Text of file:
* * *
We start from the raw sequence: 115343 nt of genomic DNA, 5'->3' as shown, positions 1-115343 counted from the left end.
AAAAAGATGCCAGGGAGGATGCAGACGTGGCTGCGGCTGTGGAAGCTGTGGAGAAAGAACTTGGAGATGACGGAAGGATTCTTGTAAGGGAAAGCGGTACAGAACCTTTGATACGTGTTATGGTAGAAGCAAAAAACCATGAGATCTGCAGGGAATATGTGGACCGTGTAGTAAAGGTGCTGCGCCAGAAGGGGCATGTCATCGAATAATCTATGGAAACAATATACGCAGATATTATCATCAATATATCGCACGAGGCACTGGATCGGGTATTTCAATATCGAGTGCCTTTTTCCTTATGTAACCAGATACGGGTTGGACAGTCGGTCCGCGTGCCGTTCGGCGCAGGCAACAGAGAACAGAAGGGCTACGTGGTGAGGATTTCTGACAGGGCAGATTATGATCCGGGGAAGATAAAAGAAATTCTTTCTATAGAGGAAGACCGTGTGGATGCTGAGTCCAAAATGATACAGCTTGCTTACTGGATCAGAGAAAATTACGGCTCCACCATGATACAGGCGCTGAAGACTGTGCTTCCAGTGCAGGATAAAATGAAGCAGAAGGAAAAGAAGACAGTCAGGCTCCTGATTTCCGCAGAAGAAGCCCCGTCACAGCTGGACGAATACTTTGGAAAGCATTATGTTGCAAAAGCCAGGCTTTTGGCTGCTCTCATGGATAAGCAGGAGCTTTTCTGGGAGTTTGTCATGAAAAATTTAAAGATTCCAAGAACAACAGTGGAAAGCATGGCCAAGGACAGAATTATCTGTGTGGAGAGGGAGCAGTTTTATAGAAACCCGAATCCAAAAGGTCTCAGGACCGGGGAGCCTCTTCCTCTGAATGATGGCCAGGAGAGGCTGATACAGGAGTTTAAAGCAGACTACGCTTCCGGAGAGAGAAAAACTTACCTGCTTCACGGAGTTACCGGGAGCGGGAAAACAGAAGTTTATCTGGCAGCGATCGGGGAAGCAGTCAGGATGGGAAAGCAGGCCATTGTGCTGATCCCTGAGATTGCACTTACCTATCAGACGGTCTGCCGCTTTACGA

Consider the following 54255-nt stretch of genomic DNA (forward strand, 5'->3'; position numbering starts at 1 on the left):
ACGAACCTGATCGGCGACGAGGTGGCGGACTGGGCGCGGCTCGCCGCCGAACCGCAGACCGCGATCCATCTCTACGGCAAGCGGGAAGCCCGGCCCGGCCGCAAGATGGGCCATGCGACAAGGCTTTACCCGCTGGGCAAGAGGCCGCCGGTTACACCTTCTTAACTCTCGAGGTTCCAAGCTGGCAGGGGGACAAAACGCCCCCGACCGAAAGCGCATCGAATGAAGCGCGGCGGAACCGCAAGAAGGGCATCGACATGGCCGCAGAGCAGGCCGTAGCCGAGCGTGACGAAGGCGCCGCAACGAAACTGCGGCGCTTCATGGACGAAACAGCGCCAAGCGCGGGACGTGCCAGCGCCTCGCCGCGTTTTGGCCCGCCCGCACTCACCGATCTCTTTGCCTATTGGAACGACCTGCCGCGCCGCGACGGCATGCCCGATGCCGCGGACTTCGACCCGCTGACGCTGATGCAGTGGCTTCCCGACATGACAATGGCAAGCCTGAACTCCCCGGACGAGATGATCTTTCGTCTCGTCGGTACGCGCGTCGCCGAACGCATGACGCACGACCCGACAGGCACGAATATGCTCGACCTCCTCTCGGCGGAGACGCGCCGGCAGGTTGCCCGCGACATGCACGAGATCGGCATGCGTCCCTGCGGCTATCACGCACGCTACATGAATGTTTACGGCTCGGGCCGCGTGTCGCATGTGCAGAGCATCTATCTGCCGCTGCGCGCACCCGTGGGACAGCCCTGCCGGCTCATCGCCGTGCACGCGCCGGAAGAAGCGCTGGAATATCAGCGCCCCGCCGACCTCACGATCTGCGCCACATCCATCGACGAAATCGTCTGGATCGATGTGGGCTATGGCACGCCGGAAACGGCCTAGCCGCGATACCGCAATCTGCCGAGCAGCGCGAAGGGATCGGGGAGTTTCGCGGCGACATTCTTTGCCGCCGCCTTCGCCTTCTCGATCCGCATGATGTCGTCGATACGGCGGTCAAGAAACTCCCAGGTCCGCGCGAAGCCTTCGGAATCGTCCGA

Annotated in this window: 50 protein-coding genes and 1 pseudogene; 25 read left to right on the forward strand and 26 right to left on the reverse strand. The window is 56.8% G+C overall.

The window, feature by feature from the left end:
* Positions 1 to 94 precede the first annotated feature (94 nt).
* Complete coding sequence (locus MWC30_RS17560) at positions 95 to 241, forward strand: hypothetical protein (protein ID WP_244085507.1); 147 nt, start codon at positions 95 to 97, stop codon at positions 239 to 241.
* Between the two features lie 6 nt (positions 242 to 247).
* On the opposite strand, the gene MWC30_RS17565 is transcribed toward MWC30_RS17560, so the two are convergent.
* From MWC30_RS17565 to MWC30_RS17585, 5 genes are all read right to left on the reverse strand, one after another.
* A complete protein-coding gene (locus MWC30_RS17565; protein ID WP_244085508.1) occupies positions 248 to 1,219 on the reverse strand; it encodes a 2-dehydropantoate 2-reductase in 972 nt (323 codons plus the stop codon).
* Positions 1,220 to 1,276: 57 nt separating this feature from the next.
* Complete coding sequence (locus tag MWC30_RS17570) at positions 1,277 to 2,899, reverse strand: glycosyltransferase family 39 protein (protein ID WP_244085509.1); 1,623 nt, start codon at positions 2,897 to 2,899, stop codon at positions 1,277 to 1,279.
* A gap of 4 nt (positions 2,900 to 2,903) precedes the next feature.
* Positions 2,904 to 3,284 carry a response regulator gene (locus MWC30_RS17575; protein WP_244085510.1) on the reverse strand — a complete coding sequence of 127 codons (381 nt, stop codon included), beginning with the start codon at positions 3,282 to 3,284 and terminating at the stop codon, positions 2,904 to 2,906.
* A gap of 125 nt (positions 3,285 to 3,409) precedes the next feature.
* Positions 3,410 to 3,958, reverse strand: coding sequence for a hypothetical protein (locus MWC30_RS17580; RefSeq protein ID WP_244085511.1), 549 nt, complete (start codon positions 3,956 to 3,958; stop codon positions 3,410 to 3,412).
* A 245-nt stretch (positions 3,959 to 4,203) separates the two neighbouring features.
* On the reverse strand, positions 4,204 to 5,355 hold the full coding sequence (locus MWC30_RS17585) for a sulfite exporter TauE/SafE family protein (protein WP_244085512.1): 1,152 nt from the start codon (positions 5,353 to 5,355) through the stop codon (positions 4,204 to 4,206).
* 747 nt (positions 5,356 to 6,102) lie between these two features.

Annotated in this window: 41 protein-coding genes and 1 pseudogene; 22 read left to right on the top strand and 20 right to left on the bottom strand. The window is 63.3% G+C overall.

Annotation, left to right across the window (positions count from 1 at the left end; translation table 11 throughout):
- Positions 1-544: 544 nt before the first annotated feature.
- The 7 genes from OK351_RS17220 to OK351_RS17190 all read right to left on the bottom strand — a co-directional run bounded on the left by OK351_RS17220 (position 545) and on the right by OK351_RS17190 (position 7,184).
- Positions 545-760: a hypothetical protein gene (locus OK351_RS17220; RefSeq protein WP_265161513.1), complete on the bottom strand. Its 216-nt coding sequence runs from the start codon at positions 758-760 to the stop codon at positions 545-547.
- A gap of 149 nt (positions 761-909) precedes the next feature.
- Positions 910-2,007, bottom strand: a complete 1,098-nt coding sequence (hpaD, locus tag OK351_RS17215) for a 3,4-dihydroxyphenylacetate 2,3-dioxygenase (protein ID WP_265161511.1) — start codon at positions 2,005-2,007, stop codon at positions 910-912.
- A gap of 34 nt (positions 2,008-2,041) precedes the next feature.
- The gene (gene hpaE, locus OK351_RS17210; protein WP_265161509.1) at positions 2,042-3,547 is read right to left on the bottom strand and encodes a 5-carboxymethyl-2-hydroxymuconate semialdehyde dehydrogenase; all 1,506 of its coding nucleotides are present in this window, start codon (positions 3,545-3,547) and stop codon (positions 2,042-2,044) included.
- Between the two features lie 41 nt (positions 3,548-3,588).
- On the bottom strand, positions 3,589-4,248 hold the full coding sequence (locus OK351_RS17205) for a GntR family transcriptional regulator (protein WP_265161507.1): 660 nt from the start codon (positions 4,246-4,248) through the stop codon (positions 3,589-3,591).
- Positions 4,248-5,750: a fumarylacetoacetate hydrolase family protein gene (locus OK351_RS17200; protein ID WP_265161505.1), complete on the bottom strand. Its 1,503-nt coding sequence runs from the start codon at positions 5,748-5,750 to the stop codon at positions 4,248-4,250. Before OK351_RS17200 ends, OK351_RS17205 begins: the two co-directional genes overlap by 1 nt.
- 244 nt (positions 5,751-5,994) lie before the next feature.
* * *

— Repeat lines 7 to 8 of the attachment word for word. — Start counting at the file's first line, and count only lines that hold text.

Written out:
* Positions 1 to 94 precede the first annotated feature (94 nt).
* Complete coding sequence (locus MWC30_RS17560) at positions 95 to 241, forward strand: hypothetical protein (protein ID WP_244085507.1); 147 nt, start codon at positions 95 to 97, stop codon at positions 239 to 241.